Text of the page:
Unlocking Potential: Empowering Socio-Economic Diversity in the Workplace

Employers in Hong Kong face a persistent talent shortage, with 3 out of 4 firms struggling to recruit skilled workers in 2024. Given women’s low workforce participation rate at just 48%, we are a keen proponent of removing the barriers preventing women from joining the workforce as part of the solution to fill the talent gap. To do so, employers must create the right conditions for this diverse population to thrive. Whilst there has been an increased focus on the benefits of enabling equity and inclusion, these efforts have often overlooked a key dimension of diversity: socio-economic background.

Globally, people from lower socio-economic backgrounds face more obstacles and are less likely to succeed than those from higher income backgrounds. This type of disadvantage can equal that experienced by gender or race. Entrenched discrimination, lower educational achievement, traditional hiring practices and a lack of supportive professional networks are among the issues that converge to make it much more difficult for this group, which makes up more than half the working population, to reach their potential.

In some industries, the gender and socio-economic inequalities are particularly stark. Many girls from disadvantaged backgrounds are not encouraged to study STEM subjects or pursue careers in tech, for example. A recent study found that three-quarters of women from lower income backgrounds were not encouraged to pursue tech careers at school and over 80% never learned to code. This is why TWF’s Girls Go Tech Programme aims to motivate and inspire girls to do just this, working to reduce the gender gap and increase social mobility in the technology industry.

Hong Kong is no exception to this phenomenon. A survey conducted by the Chinese University of Hong Kong found that only 17.5% of respondents felt there were enough opportunities for upward mobility for young people, with most people’s personal experience of social mobility being stagnant or downwards, and the majority had little hope for improvement in the future. Given our city’s immense and widening wealth gap, where last year our richest residents made nearly 60 times as much as our poorest (up from 34 times more in 2019) this should come as little surprise. Women are overrepresented among those living in poverty, and this often is exacerbated by other factors such as race / ethnicity, abilities and age, among others.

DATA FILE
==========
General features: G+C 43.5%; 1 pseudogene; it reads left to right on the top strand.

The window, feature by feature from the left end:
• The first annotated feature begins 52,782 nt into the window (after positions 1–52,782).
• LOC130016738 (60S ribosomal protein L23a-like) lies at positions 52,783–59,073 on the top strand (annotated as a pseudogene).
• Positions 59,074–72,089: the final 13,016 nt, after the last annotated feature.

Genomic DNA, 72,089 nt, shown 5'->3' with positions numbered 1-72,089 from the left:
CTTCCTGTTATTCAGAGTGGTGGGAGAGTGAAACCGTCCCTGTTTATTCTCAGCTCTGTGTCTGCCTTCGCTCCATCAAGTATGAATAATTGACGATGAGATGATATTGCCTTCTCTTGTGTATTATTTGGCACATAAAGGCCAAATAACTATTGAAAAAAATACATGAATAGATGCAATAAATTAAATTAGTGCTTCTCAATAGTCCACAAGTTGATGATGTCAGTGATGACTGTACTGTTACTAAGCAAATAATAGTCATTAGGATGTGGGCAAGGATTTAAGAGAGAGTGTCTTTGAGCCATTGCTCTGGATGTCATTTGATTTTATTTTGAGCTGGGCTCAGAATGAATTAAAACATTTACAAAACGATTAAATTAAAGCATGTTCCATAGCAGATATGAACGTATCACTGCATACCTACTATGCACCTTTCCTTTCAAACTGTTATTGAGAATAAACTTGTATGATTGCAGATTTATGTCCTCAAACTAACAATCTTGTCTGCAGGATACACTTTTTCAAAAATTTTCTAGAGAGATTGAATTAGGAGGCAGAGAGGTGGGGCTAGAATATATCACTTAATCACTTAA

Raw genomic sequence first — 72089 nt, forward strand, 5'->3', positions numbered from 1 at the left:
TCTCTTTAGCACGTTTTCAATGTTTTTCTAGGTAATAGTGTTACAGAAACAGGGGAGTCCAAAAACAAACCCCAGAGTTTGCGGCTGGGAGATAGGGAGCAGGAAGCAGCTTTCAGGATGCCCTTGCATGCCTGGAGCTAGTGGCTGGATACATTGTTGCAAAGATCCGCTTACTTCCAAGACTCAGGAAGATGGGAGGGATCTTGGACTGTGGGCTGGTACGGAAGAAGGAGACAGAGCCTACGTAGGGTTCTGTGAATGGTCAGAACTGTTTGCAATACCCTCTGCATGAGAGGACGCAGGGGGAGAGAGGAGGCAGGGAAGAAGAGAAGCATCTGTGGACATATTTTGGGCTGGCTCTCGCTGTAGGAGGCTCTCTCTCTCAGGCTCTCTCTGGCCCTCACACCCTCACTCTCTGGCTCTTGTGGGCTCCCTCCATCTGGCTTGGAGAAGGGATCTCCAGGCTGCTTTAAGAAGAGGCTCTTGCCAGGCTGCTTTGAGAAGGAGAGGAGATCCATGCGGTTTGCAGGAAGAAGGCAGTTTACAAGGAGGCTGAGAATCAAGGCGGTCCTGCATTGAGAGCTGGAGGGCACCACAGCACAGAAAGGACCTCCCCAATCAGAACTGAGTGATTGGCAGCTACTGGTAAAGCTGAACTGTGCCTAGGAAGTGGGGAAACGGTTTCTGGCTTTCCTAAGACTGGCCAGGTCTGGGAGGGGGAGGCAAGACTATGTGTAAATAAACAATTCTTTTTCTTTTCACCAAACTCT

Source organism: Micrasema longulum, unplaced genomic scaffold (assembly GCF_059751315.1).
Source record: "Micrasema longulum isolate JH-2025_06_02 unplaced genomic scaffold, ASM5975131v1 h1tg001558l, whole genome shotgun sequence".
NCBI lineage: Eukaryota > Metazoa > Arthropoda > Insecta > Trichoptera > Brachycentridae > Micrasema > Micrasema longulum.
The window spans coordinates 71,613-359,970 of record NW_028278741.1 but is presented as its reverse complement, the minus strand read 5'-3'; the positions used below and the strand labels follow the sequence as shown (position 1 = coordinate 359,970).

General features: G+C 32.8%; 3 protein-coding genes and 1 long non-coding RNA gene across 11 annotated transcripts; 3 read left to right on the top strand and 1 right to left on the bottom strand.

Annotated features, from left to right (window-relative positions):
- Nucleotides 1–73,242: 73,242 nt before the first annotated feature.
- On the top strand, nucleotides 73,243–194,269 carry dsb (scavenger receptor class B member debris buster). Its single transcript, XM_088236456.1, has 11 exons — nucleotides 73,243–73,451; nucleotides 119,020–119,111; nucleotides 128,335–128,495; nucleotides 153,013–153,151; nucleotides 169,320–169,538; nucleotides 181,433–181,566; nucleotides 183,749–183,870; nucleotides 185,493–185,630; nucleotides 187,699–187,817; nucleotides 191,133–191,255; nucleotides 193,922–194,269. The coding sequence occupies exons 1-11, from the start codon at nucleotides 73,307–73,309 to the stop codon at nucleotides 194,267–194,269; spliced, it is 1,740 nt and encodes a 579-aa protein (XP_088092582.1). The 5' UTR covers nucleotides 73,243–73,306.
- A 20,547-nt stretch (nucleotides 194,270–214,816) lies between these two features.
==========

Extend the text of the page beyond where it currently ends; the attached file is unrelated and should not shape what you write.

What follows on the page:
Addressing socio-economic gaps in opportunity will require comprehensive efforts, and needs to include the government and the business and education sectors. Beyond the equity argument, there is also a strong business case for hiring employees from non-traditional backgrounds. Research indicates people from a less advantaged background may make better than average leaders. Diverse perspectives support innovation and effective decision making. Inclusive companies overall are more likely to report better overall performance, higher employee satisfaction and retention as well as better customer experience. In economies where more managers are from lower income groups, GDP per capita is higher.

A circle of social mobility, equal representation and senior leadership teams that genuinely reflect the customers and communities they serve is possible, and it is to the advantage of business and society. Let’s work to inclusively and creatively enable the conditions necessary to reap the full benefits of all our talent, regardless of socio-economic background.

Here are three things employers can do to reduce bias due to socio-economic status:

  1. Create inclusive recruitment processes: diversify where candidates are recruited from, review the inclusivity of the language used and the level of qualifications required (for example, are degrees genuinely needed to do the job).
  2. Incorporate upskilling as part of career development: Hire for potential development into future needed roles. For example, McKinsey cites the example that a cashier has foundational skills that, with training, could lead to a sales management career pathway – which has higher pay and would meet market gaps.
  3. Measure socio-economic diversity: Monitor socio-economic status in recruitment, retention and promotion alongside other targets in your organisation’s wider DEI strategy.

Get in touch at Fiona.Nott@twfhk.org.


Written by

The Women's Foundation